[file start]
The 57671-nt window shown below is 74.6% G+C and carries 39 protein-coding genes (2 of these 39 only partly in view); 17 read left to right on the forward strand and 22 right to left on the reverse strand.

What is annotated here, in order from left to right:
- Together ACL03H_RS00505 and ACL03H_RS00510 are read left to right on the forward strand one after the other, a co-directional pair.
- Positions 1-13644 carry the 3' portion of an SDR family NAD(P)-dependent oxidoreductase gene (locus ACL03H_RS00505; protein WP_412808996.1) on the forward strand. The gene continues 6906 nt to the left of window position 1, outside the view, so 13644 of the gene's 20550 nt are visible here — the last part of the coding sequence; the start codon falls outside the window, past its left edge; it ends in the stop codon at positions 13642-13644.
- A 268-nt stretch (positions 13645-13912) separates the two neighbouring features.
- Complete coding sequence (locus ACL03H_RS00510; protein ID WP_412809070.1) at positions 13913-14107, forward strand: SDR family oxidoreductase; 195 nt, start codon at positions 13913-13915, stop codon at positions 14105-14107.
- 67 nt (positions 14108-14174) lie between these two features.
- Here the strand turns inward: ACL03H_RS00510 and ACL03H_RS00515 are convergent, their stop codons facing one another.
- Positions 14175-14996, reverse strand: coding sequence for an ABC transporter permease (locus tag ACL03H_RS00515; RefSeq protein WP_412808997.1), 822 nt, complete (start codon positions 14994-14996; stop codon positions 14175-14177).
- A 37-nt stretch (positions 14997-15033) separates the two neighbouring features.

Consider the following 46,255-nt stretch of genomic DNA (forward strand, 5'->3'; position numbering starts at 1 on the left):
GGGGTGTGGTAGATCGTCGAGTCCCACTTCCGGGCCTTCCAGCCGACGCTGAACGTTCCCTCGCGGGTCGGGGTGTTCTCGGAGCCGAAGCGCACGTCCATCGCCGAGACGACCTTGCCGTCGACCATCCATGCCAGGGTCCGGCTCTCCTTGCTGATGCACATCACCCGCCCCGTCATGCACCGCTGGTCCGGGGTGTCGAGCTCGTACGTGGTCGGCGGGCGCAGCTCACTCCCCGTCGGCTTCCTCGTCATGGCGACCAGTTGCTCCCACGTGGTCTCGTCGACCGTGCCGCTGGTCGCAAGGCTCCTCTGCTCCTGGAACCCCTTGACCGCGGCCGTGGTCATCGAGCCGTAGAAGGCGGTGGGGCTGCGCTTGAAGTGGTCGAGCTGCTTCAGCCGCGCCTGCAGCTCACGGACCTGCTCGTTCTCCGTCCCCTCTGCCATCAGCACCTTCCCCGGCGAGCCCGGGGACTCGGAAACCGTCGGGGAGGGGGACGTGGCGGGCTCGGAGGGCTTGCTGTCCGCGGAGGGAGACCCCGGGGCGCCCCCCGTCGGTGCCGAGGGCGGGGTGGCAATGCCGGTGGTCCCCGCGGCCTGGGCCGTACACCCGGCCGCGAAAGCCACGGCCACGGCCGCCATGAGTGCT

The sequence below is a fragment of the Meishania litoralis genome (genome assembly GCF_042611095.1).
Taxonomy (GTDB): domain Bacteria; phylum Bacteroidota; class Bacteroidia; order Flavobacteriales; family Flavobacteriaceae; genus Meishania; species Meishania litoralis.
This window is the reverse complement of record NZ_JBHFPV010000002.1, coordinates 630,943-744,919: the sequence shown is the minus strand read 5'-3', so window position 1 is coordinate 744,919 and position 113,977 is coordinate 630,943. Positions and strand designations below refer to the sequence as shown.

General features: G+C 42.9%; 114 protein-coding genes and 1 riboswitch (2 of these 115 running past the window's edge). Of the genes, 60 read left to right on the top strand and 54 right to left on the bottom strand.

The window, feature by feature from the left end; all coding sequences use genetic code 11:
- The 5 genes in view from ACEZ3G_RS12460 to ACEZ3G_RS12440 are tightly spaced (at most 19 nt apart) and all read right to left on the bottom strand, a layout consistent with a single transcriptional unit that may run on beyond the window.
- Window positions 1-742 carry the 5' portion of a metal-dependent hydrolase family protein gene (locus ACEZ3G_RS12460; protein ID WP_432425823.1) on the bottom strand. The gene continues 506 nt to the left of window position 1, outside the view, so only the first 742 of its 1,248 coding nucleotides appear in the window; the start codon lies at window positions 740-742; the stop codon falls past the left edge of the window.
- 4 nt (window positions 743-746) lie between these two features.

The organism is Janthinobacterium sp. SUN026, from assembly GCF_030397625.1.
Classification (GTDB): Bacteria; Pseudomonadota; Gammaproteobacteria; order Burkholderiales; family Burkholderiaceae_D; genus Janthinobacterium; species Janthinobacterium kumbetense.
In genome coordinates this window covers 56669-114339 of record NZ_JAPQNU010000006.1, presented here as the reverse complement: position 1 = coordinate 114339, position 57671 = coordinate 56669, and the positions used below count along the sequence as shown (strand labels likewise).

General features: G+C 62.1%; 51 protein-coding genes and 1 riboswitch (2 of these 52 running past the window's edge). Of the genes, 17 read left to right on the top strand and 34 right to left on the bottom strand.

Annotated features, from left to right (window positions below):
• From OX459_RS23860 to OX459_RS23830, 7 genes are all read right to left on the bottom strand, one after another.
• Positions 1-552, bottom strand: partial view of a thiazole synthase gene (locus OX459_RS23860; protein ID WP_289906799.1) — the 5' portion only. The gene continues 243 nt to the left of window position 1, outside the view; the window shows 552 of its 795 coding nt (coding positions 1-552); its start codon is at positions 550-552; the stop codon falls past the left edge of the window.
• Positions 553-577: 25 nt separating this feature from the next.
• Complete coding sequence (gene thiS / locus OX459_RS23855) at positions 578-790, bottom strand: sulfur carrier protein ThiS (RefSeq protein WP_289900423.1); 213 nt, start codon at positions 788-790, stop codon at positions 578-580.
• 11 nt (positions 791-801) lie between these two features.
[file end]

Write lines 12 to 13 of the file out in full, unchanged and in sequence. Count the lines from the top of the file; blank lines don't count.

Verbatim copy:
GGGGTGTGGTAGATCGTCGAGTCCCACTTCCGGGCCTTCCAGCCGACGCTGAACGTTCCCTCGCGGGTCGGGGTGTTCTCGGAGCCGAAGCGCACGTCCATCGCCGAGACGACCTTGCCGTCGACCATCCATGCCAGGGTCCGGCTCTCCTTGCTGATGCACATCACCCGCCCCGTCATGCACCGCTGGTCCGGGGTGTCGAGCTCGTACGTGGTCGGCGGGCGCAGCTCACTCCCCGTCGGCTTCCTCGTCATGGCGACCAGTTGCTCCCACGTGGTCTCGTCGACCGTGCCGCTGGTCGCAAGGCTCCTCTGCTCCTGGAACCCCTTGACCGCGGCCGTGGTCATCGAGCCGTAGAAGGCGGTGGGGCTGCGCTTGAAGTGGTCGAGCTGCTTCAGCCGCGCCTGCAGCTCACGGACCTGCTCGTTCTCCGTCCCCTCTGCCATCAGCACCTTCCCCGGCGAGCCCGGGGACTCGGAAACCGTCGGGGAGGGGGACGTGGCGGGCTCGGAGGGCTTGCTGTCCGCGGAGGGAGACCCCGGGGCGCCCCCCGTCGGTGCCGAGGGCGGGGTGGCAATGCCGGTGGTCCCCGCGGCCTGGGCCGTACACCCGGCCGCGAAAGCCACGGCCACGGCCGCCATGAGTGCT

The sequence below is a fragment of the Meishania litoralis genome (genome assembly GCF_042611095.1).